Free speech at stake in South Sudan

Author: IRIN Africa | IRIN Africa

Date: 7 February 2013


JUBA, 7 February 2013 (IRIN) - Increasing reports of harassment faced by journalists and civil society in South Sudan have raised concern that the world’s newest country is curtailing the basic freedoms it spent decades fighting its northern neighbour for.


South Sudan gained independence in July 2011, after decades of rebellion against Khartoum. Today, Sudan ranks 170th out of 179 countries on the Reporters Without Borders’ press freedom index, while South Sudan is ranked 124th, having fallen 13 places from the 2011-2012 index.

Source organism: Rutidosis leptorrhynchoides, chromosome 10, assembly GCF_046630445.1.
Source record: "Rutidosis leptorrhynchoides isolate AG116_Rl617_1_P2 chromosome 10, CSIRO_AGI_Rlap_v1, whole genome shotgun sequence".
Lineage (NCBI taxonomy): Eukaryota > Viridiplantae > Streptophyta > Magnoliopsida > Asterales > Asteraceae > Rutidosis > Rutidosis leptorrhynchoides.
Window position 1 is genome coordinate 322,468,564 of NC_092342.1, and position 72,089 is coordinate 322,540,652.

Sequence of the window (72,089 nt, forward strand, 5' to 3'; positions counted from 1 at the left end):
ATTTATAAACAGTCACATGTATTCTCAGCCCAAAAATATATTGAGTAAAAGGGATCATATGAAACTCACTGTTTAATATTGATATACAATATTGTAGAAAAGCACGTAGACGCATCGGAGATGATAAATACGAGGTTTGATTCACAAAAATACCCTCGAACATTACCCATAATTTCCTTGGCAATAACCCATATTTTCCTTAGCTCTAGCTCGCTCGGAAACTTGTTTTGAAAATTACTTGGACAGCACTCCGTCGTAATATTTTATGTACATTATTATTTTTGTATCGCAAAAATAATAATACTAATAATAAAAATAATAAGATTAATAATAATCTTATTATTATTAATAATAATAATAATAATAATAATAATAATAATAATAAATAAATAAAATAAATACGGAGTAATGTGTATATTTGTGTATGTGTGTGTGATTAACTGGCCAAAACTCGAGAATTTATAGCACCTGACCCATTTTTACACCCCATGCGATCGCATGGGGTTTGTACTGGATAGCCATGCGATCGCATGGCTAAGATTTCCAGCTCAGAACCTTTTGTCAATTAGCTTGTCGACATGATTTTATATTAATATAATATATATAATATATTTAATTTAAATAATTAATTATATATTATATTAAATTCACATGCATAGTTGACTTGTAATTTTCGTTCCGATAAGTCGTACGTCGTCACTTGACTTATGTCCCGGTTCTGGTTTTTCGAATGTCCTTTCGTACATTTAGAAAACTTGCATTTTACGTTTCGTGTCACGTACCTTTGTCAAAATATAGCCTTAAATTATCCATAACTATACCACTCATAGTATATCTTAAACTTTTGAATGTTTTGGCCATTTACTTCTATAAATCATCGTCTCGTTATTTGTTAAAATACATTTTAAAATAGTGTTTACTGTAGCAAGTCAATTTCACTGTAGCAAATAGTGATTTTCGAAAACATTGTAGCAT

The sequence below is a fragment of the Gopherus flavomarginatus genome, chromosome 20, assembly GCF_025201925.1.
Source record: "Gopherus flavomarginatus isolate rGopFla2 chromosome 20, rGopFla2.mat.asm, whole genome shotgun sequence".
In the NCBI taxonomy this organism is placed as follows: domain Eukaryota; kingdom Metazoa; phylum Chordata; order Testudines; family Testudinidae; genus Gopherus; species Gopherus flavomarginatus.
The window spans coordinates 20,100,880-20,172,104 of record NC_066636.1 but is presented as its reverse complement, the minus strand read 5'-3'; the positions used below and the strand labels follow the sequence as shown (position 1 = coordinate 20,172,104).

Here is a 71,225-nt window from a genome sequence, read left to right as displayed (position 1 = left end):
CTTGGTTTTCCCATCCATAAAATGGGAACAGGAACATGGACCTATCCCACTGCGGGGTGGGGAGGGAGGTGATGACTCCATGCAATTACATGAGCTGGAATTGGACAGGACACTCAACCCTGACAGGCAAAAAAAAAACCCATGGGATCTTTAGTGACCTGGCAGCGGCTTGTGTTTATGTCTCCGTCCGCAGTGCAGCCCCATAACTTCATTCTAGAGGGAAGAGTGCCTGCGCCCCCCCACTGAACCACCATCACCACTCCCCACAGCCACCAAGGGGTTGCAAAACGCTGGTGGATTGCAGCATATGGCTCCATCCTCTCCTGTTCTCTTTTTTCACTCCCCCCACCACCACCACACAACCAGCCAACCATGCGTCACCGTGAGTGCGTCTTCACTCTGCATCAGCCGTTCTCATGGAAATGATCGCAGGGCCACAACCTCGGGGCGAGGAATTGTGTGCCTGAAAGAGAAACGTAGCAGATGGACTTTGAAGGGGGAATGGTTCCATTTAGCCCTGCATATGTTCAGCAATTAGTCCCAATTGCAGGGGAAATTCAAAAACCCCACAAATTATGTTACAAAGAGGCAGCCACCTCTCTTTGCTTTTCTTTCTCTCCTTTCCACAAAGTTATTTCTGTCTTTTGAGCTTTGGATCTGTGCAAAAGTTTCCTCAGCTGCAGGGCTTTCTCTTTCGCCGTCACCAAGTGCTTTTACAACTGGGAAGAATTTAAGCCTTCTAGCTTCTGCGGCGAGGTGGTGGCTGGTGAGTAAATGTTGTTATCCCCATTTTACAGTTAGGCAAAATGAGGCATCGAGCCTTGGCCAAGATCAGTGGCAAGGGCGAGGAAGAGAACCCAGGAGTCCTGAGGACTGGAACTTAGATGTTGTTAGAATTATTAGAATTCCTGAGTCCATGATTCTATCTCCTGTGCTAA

Human Rights Watch (HRW) recently highlighted South Sudan as an area of concern in its annual World Report, calling on the government to "investigate and prosecute attacks on protesters, activists and journalists and pass laws protecting free expression."


Though there had been reports of journalists being detained, beaten and threatened, the first murder of a journalist in the country occurred in December 2012. The government's failure to pass legislation protecting the media has increased concerns about the state of press freedom.

The article was originally posted on IRIN Africa on February 7, 2013


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